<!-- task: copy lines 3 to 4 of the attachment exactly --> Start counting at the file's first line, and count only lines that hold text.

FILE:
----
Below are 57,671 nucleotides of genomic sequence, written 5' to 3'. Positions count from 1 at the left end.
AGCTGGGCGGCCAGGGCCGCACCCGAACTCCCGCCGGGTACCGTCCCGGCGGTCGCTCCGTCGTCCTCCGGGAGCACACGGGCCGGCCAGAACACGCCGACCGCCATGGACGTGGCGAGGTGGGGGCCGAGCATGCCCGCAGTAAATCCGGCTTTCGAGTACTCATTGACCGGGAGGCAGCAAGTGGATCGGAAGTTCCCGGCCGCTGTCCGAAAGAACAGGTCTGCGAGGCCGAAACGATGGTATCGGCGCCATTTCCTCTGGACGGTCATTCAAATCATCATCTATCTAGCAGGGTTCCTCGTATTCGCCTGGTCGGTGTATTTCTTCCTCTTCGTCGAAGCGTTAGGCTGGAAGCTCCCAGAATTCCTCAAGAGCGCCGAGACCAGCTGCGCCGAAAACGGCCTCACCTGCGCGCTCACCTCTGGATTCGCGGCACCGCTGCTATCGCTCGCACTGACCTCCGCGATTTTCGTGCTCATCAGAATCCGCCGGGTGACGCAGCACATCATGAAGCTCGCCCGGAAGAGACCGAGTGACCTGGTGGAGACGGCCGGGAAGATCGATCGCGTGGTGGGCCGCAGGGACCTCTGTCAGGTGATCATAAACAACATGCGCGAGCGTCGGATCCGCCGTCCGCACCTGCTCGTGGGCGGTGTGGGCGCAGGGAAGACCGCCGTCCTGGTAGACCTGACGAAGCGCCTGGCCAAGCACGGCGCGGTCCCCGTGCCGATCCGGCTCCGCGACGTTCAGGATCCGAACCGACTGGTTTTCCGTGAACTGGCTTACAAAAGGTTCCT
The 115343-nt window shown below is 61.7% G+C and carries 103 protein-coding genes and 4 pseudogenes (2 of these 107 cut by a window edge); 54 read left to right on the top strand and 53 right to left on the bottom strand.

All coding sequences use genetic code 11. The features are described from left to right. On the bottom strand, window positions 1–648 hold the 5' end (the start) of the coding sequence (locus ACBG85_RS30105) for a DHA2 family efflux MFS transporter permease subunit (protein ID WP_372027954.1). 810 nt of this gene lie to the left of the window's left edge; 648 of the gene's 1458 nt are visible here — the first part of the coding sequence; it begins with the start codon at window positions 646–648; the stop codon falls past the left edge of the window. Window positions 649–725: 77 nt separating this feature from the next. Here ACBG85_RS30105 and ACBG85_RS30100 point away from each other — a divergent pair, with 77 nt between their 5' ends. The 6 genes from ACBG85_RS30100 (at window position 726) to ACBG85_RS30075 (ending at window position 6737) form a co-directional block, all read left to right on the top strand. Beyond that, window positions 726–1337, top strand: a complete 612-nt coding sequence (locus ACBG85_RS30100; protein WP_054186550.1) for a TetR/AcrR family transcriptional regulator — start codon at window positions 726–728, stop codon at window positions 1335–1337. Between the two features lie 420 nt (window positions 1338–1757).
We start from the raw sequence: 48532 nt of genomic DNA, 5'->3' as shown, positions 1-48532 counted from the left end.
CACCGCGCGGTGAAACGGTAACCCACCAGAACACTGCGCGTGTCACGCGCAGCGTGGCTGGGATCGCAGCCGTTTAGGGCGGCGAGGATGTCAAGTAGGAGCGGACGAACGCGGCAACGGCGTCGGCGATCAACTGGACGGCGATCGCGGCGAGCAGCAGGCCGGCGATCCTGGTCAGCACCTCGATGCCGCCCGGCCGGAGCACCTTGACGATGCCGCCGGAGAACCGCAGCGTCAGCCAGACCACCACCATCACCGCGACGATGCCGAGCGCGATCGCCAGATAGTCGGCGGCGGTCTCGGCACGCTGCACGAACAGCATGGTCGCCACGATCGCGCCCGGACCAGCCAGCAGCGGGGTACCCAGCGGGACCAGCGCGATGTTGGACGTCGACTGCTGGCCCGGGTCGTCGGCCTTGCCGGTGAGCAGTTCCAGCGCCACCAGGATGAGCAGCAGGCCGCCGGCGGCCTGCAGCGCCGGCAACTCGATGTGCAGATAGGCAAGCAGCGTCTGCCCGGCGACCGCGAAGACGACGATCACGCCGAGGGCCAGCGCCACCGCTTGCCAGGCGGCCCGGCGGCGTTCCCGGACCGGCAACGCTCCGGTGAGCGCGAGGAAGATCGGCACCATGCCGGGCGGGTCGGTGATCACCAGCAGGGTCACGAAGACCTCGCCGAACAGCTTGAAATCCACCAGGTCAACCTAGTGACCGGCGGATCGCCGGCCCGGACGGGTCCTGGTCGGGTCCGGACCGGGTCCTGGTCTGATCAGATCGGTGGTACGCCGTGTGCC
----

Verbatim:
The 115343-nt window shown below is 61.7% G+C and carries 103 protein-coding genes and 4 pseudogenes (2 of these 107 cut by a window edge); 54 read left to right on the top strand and 53 right to left on the bottom strand.

All coding sequences use genetic code 11. The features are described from left to right. On the bottom strand, window positions 1–648 hold the 5' end (the start) of the coding sequence (locus ACBG85_RS30105) for a DHA2 family efflux MFS transporter permease subunit (protein ID WP_372027954.1). 810 nt of this gene lie to the left of the window's left edge; 648 of the gene's 1458 nt are visible here — the first part of the coding sequence; it begins with the start codon at window positions 646–648; the stop codon falls past the left edge of the window. Window positions 649–725: 77 nt separating this feature from the next. Here ACBG85_RS30105 and ACBG85_RS30100 point away from each other — a divergent pair, with 77 nt between their 5' ends. The 6 genes from ACBG85_RS30100 (at window position 726) to ACBG85_RS30075 (ending at window position 6737) form a co-directional block, all read left to right on the top strand. Beyond that, window positions 726–1337, top strand: a complete 612-nt coding sequence (locus ACBG85_RS30100; protein WP_054186550.1) for a TetR/AcrR family transcriptional regulator — start codon at window positions 726–728, stop codon at window positions 1335–1337. Between the two features lie 420 nt (window positions 1338–1757).